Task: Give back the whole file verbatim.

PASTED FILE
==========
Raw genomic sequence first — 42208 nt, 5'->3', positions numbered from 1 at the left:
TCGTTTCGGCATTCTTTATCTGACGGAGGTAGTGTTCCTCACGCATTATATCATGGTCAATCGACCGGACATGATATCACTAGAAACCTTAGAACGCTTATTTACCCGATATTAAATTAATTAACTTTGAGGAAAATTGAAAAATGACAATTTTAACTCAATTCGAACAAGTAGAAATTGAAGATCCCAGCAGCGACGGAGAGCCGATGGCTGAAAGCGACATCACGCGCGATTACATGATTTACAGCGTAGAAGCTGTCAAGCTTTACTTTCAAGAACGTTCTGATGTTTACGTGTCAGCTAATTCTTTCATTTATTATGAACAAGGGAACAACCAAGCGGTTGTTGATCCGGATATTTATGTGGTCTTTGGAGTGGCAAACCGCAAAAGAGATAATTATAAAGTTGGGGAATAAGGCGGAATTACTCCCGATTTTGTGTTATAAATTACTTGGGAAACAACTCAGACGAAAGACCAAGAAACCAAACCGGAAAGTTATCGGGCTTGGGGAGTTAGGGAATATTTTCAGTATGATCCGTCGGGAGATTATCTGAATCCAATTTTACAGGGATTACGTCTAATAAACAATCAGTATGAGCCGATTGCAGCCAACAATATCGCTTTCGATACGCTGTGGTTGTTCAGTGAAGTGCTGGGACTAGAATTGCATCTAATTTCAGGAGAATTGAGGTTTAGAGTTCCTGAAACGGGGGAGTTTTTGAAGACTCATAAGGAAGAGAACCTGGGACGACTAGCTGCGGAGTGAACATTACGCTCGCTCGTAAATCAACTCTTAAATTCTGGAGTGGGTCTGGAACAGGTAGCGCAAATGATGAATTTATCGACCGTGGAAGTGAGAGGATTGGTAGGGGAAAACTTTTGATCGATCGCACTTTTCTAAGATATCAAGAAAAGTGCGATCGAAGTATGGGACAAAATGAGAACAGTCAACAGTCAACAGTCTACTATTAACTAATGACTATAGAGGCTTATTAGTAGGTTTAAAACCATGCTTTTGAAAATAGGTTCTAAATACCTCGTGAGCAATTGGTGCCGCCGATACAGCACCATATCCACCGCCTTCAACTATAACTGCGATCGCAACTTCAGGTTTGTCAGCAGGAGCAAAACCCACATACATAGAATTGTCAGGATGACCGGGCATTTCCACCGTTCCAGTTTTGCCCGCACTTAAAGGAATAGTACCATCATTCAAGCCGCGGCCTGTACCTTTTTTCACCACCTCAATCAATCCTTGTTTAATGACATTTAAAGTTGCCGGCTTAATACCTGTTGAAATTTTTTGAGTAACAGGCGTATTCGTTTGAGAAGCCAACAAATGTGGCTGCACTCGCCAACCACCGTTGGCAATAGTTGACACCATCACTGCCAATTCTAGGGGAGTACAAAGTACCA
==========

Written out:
Raw genomic sequence first — 42208 nt, 5'->3', positions numbered from 1 at the left:
TCGTTTCGGCATTCTTTATCTGACGGAGGTAGTGTTCCTCACGCATTATATCATGGTCAATCGACCGGACATGATATCACTAGAAACCTTAGAACGCTTATTTACCCGATATTAAATTAATTAACTTTGAGGAAAATTGAAAAATGACAATTTTAACTCAATTCGAACAAGTAGAAATTGAAGATCCCAGCAGCGACGGAGAGCCGATGGCTGAAAGCGACATCACGCGCGATTACATGATTTACAGCGTAGAAGCTGTCAAGCTTTACTTTCAAGAACGTTCTGATGTTTACGTGTCAGCTAATTCTTTCATTTATTATGAACAAGGGAACAACCAAGCGGTTGTTGATCCGGATATTTATGTGGTCTTTGGAGTGGCAAACCGCAAAAGAGATAATTATAAAGTTGGGGAATAAGGCGGAATTACTCCCGATTTTGTGTTATAAATTACTTGGGAAACAACTCAGACGAAAGACCAAGAAACCAAACCGGAAAGTTATCGGGCTTGGGGAGTTAGGGAATATTTTCAGTATGATCCGTCGGGAGATTATCTGAATCCAATTTTACAGGGATTACGTCTAATAAACAATCAGTATGAGCCGATTGCAGCCAACAATATCGCTTTCGATACGCTGTGGTTGTTCAGTGAAGTGCTGGGACTAGAATTGCATCTAATTTCAGGAGAATTGAGGTTTAGAGTTCCTGAAACGGGGGAGTTTTTGAAGACTCATAAGGAAGAGAACCTGGGACGACTAGCTGCGGAGTGAACATTACGCTCGCTCGTAAATCAACTCTTAAATTCTGGAGTGGGTCTGGAACAGGTAGCGCAAATGATGAATTTATCGACCGTGGAAGTGAGAGGATTGGTAGGGGAAAACTTTTGATCGATCGCACTTTTCTAAGATATCAAGAAAAGTGCGATCGAAGTATGGGACAAAATGAGAACAGTCAACAGTCAACAGTCTACTATTAACTAATGACTATAGAGGCTTATTAGTAGGTTTAAAACCATGCTTTTGAAAATAGGTTCTAAATACCTCGTGAGCAATTGGTGCCGCCGATACAGCACCATATCCACCGCCTTCAACTATAACTGCGATCGCAACTTCAGGTTTGTCAGCAGGAGCAAAACCCACATACATAGAATTGTCAGGATGACCGGGCATTTCCACCGTTCCAGTTTTGCCCGCACTTAAAGGAATAGTACCATCATTCAAGCCGCGGCCTGTACCTTTTTTCACCACCTCAATCAATCCTTGTTTAATGACATTTAAAGTTGCCGGCTTAATACCTGTTGAAATTTTTTGAGTAACAGGCGTATTCGTTTGAGAAGCCAACAAATGTGGCTGCACTCGCCAACCACCGTTGGCAATAGTTGACACCATCACTGCCAATTCTAGGGGAGTACAAAGTACCA